Many years ago, an American credit reporting company called seeking help with forming a subsidiary in China. This company told me of their extensive and expensive market research demonstrating that China had a tremendous pent-up demand for their credit reporting services. As I listened, I kept thinking that unless the law had changed recently, foreign companies were prohibited from engaging in such business without a Chinese joint venture partner.
So I asked politely if anyone had determined whether their planned business would be legal in China. They paused and said they had not, and I suggested that we do so straightaway. After ten minutes of research, I reported back that credit reporting was barred to foreign entities seeking to go it alone. This company never went into China.
Flash forward to the present. Organic, cruelty-free cosmetics have become big business, including in China, where many who can afford such things would not be caught dead putting made-in-China products on their skin. American cruelty-free cosmetic companies are being contacted in droves by Chinese companies seeking importation and distribution deals…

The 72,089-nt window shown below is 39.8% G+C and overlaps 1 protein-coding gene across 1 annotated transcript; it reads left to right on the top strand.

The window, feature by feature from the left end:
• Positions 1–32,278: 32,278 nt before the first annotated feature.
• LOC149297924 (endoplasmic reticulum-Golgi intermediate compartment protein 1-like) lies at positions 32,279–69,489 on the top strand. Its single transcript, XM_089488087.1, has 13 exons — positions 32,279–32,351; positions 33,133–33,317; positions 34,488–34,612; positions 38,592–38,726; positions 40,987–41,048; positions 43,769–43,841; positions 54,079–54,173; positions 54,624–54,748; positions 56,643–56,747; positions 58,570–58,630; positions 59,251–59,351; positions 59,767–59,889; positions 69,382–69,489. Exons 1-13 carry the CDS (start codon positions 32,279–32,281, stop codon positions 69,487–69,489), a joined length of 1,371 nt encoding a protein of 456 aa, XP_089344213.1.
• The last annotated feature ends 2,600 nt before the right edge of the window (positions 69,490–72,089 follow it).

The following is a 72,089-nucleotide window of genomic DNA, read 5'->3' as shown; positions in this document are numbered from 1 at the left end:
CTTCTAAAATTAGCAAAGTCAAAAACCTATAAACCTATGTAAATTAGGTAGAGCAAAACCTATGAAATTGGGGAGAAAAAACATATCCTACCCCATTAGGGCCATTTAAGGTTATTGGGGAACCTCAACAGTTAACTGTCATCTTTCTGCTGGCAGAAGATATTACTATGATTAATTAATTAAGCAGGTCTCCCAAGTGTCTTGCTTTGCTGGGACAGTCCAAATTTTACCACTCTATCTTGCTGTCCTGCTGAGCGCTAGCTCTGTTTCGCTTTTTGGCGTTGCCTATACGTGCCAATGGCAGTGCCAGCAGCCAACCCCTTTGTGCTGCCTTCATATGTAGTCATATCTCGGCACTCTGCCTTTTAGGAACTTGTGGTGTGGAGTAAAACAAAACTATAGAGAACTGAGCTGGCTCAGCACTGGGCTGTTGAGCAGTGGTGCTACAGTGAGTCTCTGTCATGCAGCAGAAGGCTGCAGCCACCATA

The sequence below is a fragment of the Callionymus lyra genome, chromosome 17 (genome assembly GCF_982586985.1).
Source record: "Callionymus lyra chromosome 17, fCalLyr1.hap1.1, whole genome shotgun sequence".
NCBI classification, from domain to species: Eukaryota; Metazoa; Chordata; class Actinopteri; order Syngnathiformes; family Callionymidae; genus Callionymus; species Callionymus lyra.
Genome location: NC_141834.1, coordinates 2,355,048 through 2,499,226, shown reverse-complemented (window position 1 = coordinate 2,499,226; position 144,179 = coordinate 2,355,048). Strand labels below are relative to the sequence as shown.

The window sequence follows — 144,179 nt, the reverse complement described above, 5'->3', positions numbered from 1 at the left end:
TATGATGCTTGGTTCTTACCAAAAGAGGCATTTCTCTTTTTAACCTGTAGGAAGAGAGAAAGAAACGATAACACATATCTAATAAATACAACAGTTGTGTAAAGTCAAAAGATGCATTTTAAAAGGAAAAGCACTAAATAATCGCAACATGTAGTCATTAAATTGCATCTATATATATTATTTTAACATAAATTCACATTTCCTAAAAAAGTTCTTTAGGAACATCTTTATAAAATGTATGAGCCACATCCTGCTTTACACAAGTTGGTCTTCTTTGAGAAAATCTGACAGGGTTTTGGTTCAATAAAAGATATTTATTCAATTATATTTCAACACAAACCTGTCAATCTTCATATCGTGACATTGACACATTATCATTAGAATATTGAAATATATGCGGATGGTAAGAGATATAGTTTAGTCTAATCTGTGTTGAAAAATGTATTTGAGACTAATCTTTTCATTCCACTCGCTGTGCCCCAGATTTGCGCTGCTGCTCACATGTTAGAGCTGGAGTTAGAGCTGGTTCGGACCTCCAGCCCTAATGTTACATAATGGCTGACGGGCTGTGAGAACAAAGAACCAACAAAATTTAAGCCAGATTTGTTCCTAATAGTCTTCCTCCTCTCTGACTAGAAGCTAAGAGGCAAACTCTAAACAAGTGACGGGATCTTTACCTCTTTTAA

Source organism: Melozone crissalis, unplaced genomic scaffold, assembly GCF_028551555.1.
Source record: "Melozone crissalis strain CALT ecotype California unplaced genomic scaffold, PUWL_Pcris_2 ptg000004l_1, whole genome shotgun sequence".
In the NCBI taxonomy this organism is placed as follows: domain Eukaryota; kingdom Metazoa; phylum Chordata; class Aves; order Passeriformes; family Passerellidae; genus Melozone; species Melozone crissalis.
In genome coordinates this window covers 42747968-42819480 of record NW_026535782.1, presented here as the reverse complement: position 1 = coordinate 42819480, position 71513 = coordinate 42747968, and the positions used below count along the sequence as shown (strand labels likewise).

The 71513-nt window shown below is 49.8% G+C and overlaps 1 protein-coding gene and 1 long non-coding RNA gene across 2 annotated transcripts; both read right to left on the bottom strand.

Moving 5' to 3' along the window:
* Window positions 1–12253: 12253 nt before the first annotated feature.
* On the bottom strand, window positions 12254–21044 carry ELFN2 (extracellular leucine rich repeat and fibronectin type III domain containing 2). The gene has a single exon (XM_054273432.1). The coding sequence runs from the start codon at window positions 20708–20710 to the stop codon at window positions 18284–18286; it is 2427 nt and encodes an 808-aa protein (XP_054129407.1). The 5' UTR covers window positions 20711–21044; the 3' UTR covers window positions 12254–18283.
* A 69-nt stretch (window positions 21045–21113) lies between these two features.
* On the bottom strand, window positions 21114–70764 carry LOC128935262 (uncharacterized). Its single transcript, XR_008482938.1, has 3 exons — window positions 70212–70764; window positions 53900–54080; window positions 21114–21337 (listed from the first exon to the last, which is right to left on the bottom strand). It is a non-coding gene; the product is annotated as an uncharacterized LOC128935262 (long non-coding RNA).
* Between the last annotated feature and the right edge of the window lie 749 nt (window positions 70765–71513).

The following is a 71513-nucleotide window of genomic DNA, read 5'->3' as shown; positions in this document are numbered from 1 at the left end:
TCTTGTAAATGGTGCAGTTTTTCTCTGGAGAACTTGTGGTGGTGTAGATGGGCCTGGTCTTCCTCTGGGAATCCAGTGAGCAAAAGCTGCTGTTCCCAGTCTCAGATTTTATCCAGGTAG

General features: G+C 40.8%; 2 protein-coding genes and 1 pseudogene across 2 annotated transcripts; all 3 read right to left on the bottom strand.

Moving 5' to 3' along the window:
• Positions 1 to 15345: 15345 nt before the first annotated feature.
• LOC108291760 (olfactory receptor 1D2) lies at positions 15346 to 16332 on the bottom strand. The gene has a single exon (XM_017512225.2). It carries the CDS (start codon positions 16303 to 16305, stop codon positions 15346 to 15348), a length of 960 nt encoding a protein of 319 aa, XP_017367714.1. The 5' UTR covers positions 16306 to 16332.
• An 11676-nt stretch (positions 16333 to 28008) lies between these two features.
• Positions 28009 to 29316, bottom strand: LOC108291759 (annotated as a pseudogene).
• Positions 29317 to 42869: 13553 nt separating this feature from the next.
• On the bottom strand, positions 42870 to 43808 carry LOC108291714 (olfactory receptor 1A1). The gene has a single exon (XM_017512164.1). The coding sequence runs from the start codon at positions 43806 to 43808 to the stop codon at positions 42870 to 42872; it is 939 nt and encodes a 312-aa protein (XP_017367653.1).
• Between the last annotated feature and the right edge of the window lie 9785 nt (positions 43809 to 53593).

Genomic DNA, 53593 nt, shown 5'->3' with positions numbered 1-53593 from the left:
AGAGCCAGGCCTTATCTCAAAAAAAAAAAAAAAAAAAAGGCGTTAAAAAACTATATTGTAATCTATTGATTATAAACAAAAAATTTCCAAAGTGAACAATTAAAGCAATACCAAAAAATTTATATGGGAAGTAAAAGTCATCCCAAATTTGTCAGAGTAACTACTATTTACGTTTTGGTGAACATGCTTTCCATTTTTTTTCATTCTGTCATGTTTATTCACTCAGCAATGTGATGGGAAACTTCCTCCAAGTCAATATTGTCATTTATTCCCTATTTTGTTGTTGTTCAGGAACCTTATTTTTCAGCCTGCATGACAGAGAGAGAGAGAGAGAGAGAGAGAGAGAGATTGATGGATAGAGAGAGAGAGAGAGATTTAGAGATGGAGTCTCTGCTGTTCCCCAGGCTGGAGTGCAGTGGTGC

Thrilled at the prospect of a massive new market, the American companies are flying to China, meeting with prospective partners, and negotiating “understandings” for getting their cosmetics to the Chinese consumer. There is only one problem with all this: foreign-made cruelty-free products are not legal in China.
Though China recently removed its animal-testing requirement for most domestically produced cosmetics, all imported cosmetics must still be tested on animals (with one minor exception). This means that cruelty-free American cosmetics companies must choose among (1) not selling their products in China, (2) conducting animal testing to secure government approval in China, or (3) re-branding their products for China and conducting animal testing. The first choice means no money from China. The second choice may damage the company’s reputation and sales outside China. The third choice may allow the company to avoid damage to its reputation, but only if consumers differentiate between the brand and the company. So far, all of the companies who have contacted the China lawyers at my firm have chosen not to sell their products in China, rather than subject them to animal testing. The companies simply are not willing to risk the reputational damage, though some other cosmetics companies are diluting their cruelty-free claims to sell in China.
The point here is simple. Before conducting market research or flying to China or engaging lawyers to form a subsidiary, you should first determine whether your business plan is even legal in China.
Dan Harris is a founding member of Harris Moure, an international law firm with lawyers in Seattle, Chicago, Beijing, and Qingdao. He is also a co-editor of the China Law Blog. You can reach him by email at firstname.lastname@example.org.